A strategy is a mental maneuver made up of one or more skills. A useful reading strategy, for example, is determining the meaning of an unknown word, which might call for decoding skills, dictionary skills, context clue skills, or some other comparable tactic. Other “first reading” strategies employed by expert readers include making predictions, asking questions, and relating new information to prior knowledge. A problem solver must select and apply appropriate strategies at each step in a process.

A process is a series of steps used to execute a complex operation. Approaching a reading task, for instance, involves prereading, first reading, rereading, and using or sharing information. Processes call for the deployment of a combination of skills and strategies.

  • communication, which includes reading, composing/creating, speaking, performing, and listening;

  • thinking, which takes in problem solving, decision making, and investigating; and

  • social interactions, such as interpersonal exchanges and personal management.

  • Prepare—think and plan before actually beginning;

  • First Dare—make a first attempt to implement the plan;

  • Repair—evaluate the results and possibly modify the approach; and

  • Share—use or share the results.

In the meantime, however, students will see that their strategic processes are only as good as their strategies, which are only as good as their skills. Thus, skill acquisition makes sense, because the linkage between competence with skills and competence with strategic processes is made unmistakably explicit. Because we cannot possibly teach students everything they will need to know to lead productive adult lives in the 21st century, we teach them broadly applicable processes for learning how to learn.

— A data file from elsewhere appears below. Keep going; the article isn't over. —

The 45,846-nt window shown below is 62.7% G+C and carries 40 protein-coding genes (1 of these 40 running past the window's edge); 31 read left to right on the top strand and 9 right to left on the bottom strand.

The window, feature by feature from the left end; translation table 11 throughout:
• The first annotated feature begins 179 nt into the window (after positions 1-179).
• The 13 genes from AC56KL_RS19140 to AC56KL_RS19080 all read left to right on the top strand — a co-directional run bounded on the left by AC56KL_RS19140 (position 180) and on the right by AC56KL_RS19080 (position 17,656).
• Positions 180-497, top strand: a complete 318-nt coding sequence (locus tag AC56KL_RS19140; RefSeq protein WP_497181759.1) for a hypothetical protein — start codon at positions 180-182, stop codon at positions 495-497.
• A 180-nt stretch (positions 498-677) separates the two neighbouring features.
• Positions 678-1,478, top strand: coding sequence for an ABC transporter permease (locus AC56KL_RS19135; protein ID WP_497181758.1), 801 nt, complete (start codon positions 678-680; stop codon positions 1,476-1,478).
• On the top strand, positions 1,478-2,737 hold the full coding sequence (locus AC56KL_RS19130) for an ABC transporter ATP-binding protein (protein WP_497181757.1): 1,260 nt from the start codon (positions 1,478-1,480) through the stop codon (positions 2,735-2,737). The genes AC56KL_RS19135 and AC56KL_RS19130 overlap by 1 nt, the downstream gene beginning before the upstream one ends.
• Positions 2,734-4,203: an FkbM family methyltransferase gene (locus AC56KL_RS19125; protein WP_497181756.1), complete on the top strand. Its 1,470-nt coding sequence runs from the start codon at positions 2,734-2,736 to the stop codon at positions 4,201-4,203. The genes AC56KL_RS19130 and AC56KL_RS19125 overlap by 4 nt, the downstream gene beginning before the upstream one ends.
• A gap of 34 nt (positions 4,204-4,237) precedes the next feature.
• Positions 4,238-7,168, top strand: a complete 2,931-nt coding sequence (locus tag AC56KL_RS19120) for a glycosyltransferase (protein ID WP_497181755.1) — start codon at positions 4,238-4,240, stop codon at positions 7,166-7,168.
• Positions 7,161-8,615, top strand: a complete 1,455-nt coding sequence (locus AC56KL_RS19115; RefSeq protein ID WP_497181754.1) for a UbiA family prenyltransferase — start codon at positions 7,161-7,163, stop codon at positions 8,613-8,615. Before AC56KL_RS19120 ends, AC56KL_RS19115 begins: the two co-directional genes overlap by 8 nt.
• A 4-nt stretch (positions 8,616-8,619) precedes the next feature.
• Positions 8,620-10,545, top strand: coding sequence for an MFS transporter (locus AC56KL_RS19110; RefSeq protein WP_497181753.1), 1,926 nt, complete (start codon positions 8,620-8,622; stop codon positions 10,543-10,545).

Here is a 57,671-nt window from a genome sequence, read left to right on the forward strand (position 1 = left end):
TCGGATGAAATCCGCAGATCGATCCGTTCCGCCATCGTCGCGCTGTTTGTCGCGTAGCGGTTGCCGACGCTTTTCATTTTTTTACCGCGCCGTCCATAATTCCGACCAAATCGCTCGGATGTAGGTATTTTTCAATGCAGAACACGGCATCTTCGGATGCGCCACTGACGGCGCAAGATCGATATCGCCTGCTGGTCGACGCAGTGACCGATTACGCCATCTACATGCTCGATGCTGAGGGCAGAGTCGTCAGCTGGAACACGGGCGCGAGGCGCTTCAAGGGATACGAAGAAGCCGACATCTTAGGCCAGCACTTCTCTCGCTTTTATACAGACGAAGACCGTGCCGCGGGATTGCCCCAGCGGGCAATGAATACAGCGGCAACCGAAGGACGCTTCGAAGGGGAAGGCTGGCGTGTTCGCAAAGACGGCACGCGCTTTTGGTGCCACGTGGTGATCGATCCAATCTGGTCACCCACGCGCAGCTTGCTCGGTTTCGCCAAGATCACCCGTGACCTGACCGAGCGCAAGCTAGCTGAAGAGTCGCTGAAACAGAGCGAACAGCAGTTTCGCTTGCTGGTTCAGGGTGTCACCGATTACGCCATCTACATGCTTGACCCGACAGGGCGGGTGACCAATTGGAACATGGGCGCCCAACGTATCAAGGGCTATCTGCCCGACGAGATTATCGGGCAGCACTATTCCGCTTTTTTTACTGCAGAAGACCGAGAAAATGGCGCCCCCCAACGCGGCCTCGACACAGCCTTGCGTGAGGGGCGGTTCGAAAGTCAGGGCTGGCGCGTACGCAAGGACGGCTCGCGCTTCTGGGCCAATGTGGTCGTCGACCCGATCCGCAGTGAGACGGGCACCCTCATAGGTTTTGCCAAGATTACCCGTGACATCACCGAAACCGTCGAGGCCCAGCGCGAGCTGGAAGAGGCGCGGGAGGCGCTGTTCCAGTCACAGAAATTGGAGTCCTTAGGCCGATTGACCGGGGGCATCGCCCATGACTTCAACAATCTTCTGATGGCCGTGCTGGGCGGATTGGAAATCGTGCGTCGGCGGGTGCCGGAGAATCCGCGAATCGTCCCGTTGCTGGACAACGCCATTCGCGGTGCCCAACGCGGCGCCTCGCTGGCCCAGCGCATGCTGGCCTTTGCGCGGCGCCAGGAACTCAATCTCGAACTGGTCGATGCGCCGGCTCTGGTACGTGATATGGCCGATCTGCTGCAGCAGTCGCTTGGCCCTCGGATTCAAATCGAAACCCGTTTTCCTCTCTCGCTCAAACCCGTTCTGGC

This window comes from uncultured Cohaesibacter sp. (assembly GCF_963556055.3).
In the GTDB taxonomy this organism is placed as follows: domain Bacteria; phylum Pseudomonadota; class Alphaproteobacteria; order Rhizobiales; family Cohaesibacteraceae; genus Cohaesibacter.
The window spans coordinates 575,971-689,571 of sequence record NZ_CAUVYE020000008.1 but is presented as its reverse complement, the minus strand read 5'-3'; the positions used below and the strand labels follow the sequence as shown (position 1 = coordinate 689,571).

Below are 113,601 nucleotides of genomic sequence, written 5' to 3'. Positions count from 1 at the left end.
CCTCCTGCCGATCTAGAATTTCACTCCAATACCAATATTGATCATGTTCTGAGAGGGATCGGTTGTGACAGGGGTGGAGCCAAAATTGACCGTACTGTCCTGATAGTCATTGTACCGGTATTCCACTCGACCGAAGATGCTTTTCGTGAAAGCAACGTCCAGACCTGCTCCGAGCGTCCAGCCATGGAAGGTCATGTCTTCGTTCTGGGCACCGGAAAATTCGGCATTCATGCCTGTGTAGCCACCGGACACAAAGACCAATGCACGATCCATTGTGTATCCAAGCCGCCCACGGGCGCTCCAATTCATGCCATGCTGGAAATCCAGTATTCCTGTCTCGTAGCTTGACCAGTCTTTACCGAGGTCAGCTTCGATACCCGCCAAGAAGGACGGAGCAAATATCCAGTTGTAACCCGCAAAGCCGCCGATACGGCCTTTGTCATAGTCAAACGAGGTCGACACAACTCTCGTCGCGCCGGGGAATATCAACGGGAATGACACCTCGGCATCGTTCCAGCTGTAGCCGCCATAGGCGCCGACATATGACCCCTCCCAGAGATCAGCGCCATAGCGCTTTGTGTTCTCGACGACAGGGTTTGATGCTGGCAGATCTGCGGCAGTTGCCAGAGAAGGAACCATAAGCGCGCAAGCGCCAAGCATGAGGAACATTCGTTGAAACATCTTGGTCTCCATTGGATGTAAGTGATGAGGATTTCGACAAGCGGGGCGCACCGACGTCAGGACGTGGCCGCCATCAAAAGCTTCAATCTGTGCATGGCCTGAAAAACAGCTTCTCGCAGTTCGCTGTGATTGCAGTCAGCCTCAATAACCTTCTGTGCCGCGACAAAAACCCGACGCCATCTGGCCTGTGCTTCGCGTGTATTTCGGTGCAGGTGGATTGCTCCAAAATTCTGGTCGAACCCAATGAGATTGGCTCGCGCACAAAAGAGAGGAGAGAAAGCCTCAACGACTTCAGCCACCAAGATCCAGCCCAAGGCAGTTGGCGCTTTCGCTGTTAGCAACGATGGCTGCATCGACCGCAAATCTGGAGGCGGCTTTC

Assessing how well students apply processes is more challenging than assessing core conceptual knowledge. Teachers can, however, assess the selection of the process, how effectively students follow the steps in the process, and how effectively they choose and apply appropriate strategies.

These measures can take different forms: direct teacher observation, interview conferences, reflective writing, and scoring rubrics that give credit for identified traits. Teachers can also assess the product of processes, like published papers and performances, which often form parts of substantive synthesis projects.

A Project on Columbus

A team of three 8th grade teachers at one of our middle schools has developed a 12-week Literacy Block unit focusing on relationships. The related concepts are interactions, power, justice, exploitation, cause and effect, and point of view.

In initial unit activities, students explored personal views related to the theme, concerns such as different types of relationships, loyalty, and how relationships change. These issues were expanded in a three-week study of the Columbus Quincentenary. Students reviewed Europeans' arrival in the Americas, the impact on native cultures, and the colonization of the New World. The development of reading and writing processes was emphasized, and students used the four-step prepare, first dare, repair, and share model.